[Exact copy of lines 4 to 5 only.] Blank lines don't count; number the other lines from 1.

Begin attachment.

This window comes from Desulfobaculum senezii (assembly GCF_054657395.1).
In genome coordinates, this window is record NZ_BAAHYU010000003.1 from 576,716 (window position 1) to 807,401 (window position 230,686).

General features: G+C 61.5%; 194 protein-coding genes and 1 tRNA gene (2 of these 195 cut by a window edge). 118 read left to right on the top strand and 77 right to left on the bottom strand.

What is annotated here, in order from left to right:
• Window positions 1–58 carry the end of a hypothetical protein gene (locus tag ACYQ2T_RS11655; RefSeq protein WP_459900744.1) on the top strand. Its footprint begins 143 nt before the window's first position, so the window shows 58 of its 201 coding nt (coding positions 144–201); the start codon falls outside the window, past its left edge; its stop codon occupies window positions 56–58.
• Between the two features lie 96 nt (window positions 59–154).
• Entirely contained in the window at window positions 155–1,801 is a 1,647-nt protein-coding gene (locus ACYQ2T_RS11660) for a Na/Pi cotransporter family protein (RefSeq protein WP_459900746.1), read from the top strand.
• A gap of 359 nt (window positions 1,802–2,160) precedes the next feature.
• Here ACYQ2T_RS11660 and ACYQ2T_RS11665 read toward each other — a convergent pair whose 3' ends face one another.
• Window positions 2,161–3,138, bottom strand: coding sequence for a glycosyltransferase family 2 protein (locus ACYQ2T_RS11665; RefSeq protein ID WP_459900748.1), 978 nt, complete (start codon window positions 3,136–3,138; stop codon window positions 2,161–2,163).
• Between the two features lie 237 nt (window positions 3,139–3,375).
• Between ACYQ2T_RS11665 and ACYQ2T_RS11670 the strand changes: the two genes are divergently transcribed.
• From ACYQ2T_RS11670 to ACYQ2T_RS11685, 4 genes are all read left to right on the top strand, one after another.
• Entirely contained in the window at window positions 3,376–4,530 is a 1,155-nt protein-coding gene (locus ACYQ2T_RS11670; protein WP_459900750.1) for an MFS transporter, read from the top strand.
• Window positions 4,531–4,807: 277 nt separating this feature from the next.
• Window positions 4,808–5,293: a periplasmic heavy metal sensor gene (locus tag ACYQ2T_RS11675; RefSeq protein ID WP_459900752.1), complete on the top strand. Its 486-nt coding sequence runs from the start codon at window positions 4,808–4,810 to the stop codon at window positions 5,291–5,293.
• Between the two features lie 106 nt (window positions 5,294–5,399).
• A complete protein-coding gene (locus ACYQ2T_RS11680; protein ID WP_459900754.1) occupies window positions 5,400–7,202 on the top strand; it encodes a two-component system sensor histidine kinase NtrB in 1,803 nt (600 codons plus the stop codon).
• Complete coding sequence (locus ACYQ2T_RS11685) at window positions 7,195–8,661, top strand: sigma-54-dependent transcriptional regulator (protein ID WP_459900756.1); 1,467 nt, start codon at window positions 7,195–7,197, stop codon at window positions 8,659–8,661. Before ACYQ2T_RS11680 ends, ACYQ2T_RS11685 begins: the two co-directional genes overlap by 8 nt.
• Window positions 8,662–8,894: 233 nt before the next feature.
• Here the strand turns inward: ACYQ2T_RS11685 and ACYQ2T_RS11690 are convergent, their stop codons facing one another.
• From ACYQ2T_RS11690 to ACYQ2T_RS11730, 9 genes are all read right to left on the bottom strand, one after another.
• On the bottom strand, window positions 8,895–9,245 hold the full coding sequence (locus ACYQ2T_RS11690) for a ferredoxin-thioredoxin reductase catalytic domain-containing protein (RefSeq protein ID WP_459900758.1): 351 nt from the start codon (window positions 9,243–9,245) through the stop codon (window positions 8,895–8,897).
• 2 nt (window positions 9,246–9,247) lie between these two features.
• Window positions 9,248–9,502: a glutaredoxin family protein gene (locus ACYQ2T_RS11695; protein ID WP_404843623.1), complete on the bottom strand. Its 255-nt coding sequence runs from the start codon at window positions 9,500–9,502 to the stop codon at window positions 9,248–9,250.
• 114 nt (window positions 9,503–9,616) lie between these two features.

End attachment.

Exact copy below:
What is annotated here, in order from left to right:
• Window positions 1–58 carry the end of a hypothetical protein gene (locus tag ACYQ2T_RS11655; RefSeq protein WP_459900744.1) on the top strand. Its footprint begins 143 nt before the window's first position, so the window shows 58 of its 201 coding nt (coding positions 144–201); the start codon falls outside the window, past its left edge; its stop codon occupies window positions 56–58.